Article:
A promiscuity locus confers Lotus burttii nodulation with rhizobia from five different genera

Mohammad Zarrabian, Jesus Montiel (Lead / Corresponding author), Niels Sandal, Shaun Ferguson, Haojie JIn, Yen-Yu Lin, Verena Klingi, Macarena Marin, Euan K. James, Martin Parniske, Jens Stougaard, Stig U. Andersen (Lead / Corresponding author)

Research output: Contribution to journalArticlepeer-review


Legumes acquire access to atmospheric nitrogen through nitrogen fixation by rhizobia in root nodules. Rhizobia are soil dwelling organisms and there is a tremendous diversity of rhizobial species in different habitats. From the legume perspective, host range is a compromise between the ability to colonize new habitats, where the preferred symbiotic partner may be absent, and guarding against infection by suboptimal nitrogen fixers. Here, we investigate natural variation in rhizobial host range across Lotus species. We find that Lotus burttii is considerably more promiscuous than Lotus japonicus, represented by the Gifu accession, in its interactions with rhizobia. This promiscuity allows Lotus burttii to form nodules with Mesorhizobium, Rhizobium, Sinorhizobium, Bradyrhizobium, and Allorhizobium species that represent five distinct genera. Using recombinant inbred lines, we have mapped the Gifu/burttii promiscuity QTL to the same genetic locus regardless of rhizobial genus, suggesting a general genetic mechanism for symbiont-range expansion. The Gifu/burttii QTL now provides an opportunity for genetic and mechanistic understanding of promiscuous legume-rhizobia interactions.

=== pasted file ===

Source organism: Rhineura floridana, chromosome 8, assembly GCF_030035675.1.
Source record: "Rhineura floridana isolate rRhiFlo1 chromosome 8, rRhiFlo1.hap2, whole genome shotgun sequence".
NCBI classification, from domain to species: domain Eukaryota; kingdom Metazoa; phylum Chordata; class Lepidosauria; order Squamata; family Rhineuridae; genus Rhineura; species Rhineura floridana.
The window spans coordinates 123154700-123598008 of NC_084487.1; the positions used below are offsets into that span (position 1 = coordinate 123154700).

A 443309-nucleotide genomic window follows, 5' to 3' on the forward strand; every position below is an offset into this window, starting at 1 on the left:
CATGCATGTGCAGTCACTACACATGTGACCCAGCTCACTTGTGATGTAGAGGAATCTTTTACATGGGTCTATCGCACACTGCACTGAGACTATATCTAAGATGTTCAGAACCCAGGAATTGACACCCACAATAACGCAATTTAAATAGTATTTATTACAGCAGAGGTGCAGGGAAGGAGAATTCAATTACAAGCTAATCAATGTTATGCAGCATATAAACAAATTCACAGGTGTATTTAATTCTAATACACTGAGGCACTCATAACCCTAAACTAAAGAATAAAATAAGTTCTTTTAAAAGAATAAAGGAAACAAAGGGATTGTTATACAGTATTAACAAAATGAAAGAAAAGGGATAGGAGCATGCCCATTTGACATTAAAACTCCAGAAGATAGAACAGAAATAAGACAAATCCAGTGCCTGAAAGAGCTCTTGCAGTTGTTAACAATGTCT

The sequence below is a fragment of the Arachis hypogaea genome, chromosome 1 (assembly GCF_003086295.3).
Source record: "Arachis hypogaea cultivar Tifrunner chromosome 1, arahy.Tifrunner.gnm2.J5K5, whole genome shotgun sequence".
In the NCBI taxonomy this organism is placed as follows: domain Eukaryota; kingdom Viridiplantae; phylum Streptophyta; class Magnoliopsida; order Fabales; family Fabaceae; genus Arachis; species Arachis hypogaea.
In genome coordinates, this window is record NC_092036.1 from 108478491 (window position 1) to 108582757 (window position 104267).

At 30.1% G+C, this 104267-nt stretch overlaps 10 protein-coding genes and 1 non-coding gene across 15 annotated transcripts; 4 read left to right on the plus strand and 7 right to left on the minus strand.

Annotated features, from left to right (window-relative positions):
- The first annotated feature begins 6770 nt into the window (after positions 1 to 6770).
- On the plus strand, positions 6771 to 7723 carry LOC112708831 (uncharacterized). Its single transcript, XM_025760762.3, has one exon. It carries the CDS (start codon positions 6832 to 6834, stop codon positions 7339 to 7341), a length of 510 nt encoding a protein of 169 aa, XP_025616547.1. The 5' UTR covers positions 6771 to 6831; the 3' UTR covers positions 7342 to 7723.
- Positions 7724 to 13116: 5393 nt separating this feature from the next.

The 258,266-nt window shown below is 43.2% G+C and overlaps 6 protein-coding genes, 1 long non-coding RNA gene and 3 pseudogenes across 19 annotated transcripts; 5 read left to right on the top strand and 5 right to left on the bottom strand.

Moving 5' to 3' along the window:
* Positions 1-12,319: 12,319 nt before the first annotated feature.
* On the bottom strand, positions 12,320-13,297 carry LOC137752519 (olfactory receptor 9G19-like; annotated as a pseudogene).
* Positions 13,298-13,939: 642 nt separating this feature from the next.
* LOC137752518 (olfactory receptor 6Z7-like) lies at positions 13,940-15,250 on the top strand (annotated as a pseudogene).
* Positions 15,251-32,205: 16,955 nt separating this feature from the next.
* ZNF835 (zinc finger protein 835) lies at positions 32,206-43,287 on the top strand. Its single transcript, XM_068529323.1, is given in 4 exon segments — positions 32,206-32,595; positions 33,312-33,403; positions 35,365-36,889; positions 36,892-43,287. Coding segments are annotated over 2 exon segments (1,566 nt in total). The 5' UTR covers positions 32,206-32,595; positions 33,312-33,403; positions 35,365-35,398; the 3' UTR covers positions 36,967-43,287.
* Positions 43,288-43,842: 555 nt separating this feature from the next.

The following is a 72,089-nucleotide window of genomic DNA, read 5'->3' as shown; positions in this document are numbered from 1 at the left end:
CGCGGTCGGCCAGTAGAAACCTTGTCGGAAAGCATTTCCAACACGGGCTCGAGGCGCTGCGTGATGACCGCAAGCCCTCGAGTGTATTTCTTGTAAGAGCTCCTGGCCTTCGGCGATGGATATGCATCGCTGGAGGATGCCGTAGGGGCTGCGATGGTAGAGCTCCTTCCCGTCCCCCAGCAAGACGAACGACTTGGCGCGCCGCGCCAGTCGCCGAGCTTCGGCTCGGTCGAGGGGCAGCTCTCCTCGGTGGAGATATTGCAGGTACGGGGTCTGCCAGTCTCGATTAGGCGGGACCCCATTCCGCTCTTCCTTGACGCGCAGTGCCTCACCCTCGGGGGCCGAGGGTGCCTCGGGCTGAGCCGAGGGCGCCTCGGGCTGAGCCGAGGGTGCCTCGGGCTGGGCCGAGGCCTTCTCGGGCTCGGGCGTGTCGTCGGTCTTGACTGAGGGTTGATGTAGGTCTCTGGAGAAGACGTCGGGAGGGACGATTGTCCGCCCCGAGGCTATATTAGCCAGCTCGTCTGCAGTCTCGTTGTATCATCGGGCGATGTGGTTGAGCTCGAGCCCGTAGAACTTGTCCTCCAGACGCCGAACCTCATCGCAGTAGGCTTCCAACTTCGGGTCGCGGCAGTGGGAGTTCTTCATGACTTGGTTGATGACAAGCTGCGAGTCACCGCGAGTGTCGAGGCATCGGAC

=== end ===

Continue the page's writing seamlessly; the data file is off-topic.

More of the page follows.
Original languageEnglish
JournalMolecular Plant-Microbe Interactions
Publication statusE-pub ahead of print - 19 Jul 2022


  • symbiotic nitrogen fixation
  • Lotus
  • host range
  • genetic mapping
  • rhizobia


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